The National Statistics Institute of Mexico (INEGI) recently published its dog food production figures for December 2018. According to the institute, dry dog food volume production fell -6.6 percent in 2018, compared to 2017 levels, while production values fell -5.0 percent in the same year. Comparatively, in the 2013-18 historic period, cumulative average growth rate reached 4 percent in volume terms and 5.3 percent in current value terms.
The last year the industry experienced negative growth was in 2014. At that time, sluggishness was attributable to the new 16 percent value-added tax levied on pet food products; however, dog food volume production dropped just -0.5 percent in that year. The tax did not hinder the industry significantly despite the burden imposed directly on manufacturers.
Why did Mexican pet food production experience such a sharp decline in 2018?
It is valid to suggest that economic uncertainty arising from the presidential elections in July and the subsequent transition period affected manufacturers expectations for the economy. However, the right answer is within the industry and has a two-fold approach.
First, the market is maturing in several ways. Penetration of overall pet food products in Mexico increased with dynamism during the past 10 years. Furthermore, since dog population growth was moderate within the period, a rapid and consistent increase in pet food penetration means the industry performance was striking.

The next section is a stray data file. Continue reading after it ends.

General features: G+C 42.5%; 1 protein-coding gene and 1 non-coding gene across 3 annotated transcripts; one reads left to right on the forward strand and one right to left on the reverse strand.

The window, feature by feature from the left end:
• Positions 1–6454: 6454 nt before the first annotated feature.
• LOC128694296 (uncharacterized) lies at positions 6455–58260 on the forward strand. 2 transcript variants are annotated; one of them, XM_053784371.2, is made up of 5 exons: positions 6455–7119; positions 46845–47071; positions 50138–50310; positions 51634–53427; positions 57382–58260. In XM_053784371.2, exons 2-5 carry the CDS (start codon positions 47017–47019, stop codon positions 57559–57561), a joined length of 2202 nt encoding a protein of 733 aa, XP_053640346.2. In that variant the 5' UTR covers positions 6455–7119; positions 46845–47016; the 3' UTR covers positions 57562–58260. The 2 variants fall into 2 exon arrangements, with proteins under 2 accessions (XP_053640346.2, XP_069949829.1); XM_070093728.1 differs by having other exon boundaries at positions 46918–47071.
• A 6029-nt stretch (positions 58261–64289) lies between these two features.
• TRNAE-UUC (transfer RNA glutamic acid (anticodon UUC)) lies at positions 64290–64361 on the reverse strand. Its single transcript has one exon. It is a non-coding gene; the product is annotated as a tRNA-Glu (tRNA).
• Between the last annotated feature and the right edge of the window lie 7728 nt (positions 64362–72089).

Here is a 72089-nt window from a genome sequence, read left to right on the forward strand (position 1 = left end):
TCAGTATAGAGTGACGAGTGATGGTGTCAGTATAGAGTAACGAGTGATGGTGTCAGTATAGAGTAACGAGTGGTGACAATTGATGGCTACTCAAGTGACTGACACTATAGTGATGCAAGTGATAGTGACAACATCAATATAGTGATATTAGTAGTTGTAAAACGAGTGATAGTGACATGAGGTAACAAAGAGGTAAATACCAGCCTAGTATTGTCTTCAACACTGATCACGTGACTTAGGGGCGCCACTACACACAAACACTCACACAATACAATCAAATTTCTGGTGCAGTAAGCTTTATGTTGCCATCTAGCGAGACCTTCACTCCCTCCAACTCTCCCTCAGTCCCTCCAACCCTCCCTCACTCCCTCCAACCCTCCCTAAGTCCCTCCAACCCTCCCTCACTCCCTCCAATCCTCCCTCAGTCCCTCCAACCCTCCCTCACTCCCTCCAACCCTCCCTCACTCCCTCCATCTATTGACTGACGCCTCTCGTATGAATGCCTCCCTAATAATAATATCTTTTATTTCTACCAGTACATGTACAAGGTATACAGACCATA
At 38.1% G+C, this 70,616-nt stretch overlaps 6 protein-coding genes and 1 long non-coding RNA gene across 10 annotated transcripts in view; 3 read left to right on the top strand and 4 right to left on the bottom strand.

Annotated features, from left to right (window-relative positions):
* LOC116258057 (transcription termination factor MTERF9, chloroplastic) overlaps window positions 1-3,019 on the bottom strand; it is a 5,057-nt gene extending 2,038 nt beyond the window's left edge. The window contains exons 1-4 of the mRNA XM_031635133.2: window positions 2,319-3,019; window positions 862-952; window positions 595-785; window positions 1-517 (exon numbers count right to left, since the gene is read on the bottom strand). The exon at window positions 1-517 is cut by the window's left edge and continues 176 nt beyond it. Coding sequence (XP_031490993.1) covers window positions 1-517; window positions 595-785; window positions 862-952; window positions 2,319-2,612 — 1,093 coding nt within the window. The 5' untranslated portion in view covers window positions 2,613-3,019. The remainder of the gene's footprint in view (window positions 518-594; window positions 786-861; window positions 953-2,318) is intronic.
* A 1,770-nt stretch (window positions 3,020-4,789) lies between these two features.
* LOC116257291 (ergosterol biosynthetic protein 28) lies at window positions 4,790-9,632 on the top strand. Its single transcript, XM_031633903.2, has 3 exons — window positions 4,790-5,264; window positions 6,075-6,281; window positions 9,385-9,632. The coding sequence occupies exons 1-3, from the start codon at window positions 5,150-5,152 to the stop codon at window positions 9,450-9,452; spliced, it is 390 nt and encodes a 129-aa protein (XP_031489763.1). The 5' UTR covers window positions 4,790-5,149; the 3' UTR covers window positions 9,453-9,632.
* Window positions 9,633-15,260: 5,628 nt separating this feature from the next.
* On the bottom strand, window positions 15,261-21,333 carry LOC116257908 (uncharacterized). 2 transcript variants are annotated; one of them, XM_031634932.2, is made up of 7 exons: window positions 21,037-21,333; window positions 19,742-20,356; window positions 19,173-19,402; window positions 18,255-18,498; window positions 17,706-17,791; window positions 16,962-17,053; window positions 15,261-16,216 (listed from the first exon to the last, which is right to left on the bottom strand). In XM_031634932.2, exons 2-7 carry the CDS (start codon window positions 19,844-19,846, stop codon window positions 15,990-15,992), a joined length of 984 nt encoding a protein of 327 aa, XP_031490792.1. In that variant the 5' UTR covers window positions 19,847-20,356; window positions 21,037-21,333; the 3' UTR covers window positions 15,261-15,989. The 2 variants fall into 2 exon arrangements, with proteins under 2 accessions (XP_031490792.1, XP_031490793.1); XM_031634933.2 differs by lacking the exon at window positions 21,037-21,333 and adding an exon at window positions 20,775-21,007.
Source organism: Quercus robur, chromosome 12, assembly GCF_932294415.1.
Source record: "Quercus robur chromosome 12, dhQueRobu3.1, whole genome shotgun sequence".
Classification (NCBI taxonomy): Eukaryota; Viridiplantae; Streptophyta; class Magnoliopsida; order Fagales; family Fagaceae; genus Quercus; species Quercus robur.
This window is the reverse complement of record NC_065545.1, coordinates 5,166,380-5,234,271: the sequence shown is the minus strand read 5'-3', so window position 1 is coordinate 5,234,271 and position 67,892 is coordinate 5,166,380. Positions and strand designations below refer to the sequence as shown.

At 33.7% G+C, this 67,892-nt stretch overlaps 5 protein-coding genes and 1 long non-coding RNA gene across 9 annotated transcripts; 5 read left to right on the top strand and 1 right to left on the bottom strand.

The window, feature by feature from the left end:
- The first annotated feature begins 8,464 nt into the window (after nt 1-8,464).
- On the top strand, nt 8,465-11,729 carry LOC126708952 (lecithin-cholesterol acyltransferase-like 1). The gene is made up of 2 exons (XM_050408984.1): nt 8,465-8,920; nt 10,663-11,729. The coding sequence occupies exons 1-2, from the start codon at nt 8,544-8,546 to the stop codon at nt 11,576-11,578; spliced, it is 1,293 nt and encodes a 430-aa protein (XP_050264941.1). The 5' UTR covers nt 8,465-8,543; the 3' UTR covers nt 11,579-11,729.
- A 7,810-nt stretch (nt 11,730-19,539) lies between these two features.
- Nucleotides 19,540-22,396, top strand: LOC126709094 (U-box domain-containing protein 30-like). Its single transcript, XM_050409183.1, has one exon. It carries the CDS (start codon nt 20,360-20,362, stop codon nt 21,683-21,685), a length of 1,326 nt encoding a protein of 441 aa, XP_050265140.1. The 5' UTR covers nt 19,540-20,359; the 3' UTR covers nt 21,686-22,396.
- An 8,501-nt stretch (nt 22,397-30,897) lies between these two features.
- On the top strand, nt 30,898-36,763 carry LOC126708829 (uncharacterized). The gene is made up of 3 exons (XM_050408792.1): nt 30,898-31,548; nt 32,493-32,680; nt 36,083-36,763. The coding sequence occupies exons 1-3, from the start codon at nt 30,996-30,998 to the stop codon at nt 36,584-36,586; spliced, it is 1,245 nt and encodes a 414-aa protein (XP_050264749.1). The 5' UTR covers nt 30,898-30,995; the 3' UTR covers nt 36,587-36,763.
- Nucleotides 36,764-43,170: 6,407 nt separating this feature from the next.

The second reason that explains the fall in production in 2018 is attributable to Mars’ strategy. This company is no longer the dominating, supreme market leader it used to be. A few years ago, the company started reducing its mix of dry food and launching more added-value products, such as cookies, treats, milk and chew bones for dogs and cats. Stronger competition in the local market forced the giant to diversify its portfolio, thus reducing its production of dry food. Given the size of Mars in the Mexican market, a contraction of its production is quite noticeable and has a direct impact on the industry.
For the two reasons outlined above, the negative growth experienced last year is not all bad news. More than a technical recession, data suggests that it is the right time for the industry to think bigger – perhaps to understand that further growth is attainable to the extent the industry continues providing newer added-value products.
Premiumization is on the verge to become a sizeable market segment with the correct objectives and market strategies.
Iván Franco is the founder of Triplethree International and has collaborated on hundreds of research projects for several consumer goods industries. He was granted the Global Consultant of the Year award by Euromonitor International and authored the book 17 Market Strategies for Growth (in Spanish).
By Lindsay Beaton
This country is straddling the line between developing and developed as more of its citizens see the value in pet ownership.
By Lindsay Beaton